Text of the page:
I get very emotional when I feel like I cannot change something I feel needs to be changed.

Consequently, I have been a bit off the grid lately, moping, reformulating, and reflecting on personal issues which probably have nothing to do with tearing down gender norms, uniting marginalized groups, or getting people to go to schools and say "stop f*cking harassing and attacking our LGBTQ youth" instead of saying “don't bully.”

But these things do keep spinning around me as news from the outside world, mixed in with a whirlwind of ignorant depoliticizing rhetoric from sources that should know better. And I've been sucked into institutional frameworks that constantly say “it IS better” because it usually is when you are near-sighted and look only directly backward.

I was going to write a post about the differences between progressive movements in larger cities and smaller places like where I live. Because I think it is interesting, and there are many pros and cons each way; I will not be one of those people who perpetuates the myth that every non-metropolitan area is socially backward. I will also not be one of those people who looks at the fact that gays and lesbians can get married in Iowa and say that makes Iowa a particularly progressive state. Social Progress does not come one issue at a time, or at least not successfully. We have a political system where compromises are made all the time to get things done, so in cases like the health care bill, progress gets compromised right into oblivion. But I digress.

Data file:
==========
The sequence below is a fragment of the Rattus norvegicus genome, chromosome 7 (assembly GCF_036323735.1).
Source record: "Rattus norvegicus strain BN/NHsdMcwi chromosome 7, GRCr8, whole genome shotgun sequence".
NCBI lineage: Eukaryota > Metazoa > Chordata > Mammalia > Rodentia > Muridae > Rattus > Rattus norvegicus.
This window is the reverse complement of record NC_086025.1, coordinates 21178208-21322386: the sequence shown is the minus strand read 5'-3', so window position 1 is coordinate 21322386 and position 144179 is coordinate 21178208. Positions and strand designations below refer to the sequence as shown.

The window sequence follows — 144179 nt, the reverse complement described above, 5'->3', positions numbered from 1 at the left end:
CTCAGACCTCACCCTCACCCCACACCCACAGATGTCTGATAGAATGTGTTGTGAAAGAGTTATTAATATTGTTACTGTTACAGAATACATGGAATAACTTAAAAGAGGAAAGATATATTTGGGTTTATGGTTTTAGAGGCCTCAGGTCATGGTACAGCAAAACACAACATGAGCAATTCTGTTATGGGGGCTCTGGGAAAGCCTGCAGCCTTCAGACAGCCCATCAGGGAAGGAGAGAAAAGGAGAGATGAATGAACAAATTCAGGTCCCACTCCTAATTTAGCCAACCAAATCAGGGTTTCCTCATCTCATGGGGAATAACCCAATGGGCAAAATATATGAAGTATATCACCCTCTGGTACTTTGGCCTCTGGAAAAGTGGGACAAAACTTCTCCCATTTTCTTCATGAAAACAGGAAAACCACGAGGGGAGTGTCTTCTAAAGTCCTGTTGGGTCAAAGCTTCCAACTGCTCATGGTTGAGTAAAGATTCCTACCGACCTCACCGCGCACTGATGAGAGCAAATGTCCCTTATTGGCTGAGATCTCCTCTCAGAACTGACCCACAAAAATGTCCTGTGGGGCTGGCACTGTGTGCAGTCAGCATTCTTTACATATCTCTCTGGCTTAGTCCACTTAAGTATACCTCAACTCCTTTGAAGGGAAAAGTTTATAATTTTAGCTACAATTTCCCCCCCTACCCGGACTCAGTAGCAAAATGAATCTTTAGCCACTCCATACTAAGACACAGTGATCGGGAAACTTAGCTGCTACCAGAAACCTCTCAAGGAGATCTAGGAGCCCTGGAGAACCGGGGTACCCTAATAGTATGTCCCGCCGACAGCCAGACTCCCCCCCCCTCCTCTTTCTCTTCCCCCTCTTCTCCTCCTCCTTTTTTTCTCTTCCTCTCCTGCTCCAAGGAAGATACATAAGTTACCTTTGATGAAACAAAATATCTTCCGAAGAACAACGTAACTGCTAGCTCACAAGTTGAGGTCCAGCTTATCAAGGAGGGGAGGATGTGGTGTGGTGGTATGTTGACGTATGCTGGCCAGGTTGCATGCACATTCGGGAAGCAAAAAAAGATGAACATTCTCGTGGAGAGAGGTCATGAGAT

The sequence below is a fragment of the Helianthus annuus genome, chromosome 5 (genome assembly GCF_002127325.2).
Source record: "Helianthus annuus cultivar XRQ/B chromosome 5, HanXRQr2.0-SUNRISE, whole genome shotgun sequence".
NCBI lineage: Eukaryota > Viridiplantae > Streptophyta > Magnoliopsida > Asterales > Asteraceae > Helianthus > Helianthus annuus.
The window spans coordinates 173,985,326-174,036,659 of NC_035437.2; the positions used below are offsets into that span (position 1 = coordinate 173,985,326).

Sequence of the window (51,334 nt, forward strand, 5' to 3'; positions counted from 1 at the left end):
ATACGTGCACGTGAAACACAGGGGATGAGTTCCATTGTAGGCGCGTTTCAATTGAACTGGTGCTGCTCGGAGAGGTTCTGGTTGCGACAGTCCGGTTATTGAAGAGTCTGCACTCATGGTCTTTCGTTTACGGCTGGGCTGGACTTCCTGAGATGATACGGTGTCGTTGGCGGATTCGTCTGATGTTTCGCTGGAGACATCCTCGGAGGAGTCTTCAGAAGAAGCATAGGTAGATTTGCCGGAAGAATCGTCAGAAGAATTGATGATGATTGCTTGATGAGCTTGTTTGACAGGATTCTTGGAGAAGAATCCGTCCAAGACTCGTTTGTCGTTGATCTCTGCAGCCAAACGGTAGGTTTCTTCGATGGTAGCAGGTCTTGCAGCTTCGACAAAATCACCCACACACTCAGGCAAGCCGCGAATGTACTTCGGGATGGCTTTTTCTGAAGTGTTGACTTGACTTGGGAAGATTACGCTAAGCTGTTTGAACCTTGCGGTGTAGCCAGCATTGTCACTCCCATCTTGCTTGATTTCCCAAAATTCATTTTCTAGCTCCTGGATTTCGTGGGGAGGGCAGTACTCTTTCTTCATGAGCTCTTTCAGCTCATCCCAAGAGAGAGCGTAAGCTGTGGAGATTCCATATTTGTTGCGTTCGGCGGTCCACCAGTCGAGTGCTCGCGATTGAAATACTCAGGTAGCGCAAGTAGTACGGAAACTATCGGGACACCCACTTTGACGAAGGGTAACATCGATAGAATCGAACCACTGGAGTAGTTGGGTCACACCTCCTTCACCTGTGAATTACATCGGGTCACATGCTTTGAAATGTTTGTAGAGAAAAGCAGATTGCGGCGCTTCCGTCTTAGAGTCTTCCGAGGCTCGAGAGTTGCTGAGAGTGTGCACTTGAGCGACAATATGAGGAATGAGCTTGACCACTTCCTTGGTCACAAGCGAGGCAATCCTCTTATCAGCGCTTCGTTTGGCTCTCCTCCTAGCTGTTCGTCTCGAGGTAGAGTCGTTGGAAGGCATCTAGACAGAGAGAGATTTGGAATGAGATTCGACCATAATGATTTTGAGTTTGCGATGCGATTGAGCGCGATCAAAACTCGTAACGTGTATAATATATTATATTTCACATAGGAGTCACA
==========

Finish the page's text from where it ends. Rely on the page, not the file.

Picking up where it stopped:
Rather than do a whole post on all the differences between movements in larger areas vs smaller areas, I'll limit it to one or two. One of the most significant differences is that in smaller areas, because they are often less integrated into the larger movements, there are often interesting and new forms of resistance and organizing that are a result of local culture. Because of their smaller size, it is often easier to make big waves as well. In short, smaller areas have the opportunity to become very unique spaces for movements, while in larger areas, unique movements often must form either in conjunction with or even in opposition to whatever large-scale movement may be going on there.

Of course that's no guarantee that one WILL end up with one of those uniquely forward thinking communities or movements in a small place. And when one doesn't, it is often really difficult getting many people to understand why it is important to have a more nuanced perspective on social and economic issues than they already do. When people become trailblazers based on relatively moderate ideals, when they make progress with these rather moderate ideas, it is exceedingly difficult to show people that this isn't enough, save for the people who directly experience the shortcomings of such a moderate movement and/or understand the source of those shortcomings.

Instead, the once trailblazing movement becomes an institutional roadblock, co-opted by people who were not really all that different from the accepted norm and who are quite satisfied to see that they have been incorporated into the mainstream. I realize, by this point, this is no longer a situation which qualifies as a difference between larger and smaller areas, save for the fact that larger areas have enough people and resources for movements to split, and smaller areas don't.

What a lonely progressive might often hear is: "We are already diverse. We already have anti-bullying policies in place. We let people be who they want to be, we just don't have any of those people here. You are just being oppositional. You just want to be radical. You are trying to make an issue where there isn't one." Meanwhile we're ripe to be another headline in the national news.

But we must remember: if one voice raises an issue, there is an issue.

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